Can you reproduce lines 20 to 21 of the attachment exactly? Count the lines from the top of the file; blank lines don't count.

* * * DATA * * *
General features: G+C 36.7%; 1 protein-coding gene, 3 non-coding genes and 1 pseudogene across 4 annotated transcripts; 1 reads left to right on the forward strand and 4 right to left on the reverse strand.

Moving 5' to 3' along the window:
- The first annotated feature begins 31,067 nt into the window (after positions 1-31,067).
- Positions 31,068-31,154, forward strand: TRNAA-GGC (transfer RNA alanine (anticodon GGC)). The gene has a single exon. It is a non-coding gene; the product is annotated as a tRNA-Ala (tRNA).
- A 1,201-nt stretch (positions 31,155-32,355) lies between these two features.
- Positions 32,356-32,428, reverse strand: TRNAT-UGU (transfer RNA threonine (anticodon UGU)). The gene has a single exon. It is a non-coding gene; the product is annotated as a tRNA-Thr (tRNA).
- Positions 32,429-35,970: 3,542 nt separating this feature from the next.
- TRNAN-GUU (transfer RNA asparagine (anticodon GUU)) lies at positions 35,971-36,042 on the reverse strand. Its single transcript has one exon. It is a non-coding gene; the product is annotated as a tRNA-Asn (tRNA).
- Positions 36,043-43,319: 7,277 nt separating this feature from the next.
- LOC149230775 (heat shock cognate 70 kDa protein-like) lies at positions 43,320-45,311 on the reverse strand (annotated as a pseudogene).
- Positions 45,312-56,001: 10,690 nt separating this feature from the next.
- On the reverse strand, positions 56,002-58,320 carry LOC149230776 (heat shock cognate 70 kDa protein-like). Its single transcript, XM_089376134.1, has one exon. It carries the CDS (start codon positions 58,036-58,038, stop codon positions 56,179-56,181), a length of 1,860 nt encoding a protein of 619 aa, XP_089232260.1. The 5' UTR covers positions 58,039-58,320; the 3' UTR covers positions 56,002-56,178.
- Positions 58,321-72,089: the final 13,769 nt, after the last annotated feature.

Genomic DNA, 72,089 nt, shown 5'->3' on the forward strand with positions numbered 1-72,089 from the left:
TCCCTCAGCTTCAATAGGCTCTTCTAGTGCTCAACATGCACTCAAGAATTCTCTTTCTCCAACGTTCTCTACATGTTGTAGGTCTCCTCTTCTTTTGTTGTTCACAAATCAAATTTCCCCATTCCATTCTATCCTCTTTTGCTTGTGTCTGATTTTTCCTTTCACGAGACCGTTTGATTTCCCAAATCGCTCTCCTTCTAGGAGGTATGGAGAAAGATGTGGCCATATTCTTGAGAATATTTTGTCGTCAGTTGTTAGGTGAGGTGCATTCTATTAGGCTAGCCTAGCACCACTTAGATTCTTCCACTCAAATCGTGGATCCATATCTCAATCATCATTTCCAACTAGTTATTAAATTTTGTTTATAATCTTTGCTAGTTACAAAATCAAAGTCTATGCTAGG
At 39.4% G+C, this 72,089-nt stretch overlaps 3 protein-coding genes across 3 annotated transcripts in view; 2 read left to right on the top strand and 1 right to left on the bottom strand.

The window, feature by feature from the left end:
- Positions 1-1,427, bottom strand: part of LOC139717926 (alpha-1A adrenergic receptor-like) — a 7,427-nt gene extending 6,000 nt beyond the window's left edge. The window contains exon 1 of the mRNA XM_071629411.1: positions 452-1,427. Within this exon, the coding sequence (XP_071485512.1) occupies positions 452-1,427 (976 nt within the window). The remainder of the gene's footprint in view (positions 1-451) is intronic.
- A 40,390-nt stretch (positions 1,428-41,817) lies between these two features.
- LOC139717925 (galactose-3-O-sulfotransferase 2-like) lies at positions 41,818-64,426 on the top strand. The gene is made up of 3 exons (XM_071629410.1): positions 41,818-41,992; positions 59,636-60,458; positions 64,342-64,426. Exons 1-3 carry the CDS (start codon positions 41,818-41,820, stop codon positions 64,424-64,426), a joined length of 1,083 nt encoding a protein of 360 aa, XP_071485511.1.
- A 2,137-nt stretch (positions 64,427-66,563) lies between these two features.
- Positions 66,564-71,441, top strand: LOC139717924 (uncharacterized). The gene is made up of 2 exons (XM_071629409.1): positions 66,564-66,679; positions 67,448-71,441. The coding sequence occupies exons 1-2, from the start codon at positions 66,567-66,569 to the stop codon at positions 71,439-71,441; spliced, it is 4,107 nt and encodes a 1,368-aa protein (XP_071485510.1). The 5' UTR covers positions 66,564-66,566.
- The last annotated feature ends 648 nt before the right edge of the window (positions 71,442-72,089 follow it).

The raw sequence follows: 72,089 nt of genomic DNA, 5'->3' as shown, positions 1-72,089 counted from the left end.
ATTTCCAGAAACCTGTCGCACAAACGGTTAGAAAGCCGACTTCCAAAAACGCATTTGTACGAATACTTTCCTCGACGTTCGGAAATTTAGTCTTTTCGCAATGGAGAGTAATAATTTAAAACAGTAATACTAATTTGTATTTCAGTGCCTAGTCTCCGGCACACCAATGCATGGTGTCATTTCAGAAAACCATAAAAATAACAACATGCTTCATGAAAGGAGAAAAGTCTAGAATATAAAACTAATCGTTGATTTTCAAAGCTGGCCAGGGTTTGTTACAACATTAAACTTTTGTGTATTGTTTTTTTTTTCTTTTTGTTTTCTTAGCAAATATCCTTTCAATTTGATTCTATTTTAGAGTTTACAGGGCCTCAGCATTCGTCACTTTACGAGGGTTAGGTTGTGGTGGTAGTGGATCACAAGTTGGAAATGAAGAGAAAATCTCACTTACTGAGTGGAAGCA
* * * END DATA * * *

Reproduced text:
- LOC139717925 (galactose-3-O-sulfotransferase 2-like) lies at positions 41,818-64,426 on the top strand. The gene is made up of 3 exons (XM_071629410.1): positions 41,818-41,992; positions 59,636-60,458; positions 64,342-64,426. Exons 1-3 carry the CDS (start codon positions 41,818-41,820, stop codon positions 64,424-64,426), a joined length of 1,083 nt encoding a protein of 360 aa, XP_071485511.1.
- A 2,137-nt stretch (positions 64,427-66,563) lies between these two features.